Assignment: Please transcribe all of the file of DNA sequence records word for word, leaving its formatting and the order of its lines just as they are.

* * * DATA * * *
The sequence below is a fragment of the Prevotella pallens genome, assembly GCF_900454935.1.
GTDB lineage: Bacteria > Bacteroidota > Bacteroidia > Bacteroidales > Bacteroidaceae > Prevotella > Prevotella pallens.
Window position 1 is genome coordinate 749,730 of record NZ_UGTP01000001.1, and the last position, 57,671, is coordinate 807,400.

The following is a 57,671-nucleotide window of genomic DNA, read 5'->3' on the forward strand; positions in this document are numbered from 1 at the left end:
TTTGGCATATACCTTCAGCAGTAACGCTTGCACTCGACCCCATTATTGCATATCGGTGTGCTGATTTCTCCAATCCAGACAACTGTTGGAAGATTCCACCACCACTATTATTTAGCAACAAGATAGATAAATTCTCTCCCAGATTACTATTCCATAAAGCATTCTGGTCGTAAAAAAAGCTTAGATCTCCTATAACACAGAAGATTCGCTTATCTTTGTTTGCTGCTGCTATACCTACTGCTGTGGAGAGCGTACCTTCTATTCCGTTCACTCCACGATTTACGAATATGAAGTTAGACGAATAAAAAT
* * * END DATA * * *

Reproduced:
The sequence below is a fragment of the Prevotella pallens genome, assembly GCF_900454935.1.
GTDB lineage: Bacteria > Bacteroidota > Bacteroidia > Bacteroidales > Bacteroidaceae > Prevotella > Prevotella pallens.
Window position 1 is genome coordinate 749,730 of record NZ_UGTP01000001.1, and the last position, 57,671, is coordinate 807,400.

The following is a 57,671-nucleotide window of genomic DNA, read 5'->3' on the forward strand; positions in this document are numbered from 1 at the left end:
TTTGGCATATACCTTCAGCAGTAACGCTTGCACTCGACCCCATTATTGCATATCGGTGTGCTGATTTCTCCAATCCAGACAACTGTTGGAAGATTCCACCACCACTATTATTTAGCAACAAGATAGATAAATTCTCTCCCAGATTACTATTCCATAAAGCATTCTGGTCGTAAAAAAAGCTTAGATCTCCTATAACACAGAAGATTCGCTTATCTTTGTTTGCTGCTGCTATACCTACTGCTGTGGAGAGCGTACCTTCTATTCCGTTCACTCCACGATTTACGAATATGAAGTTAGACGAATAAAAAT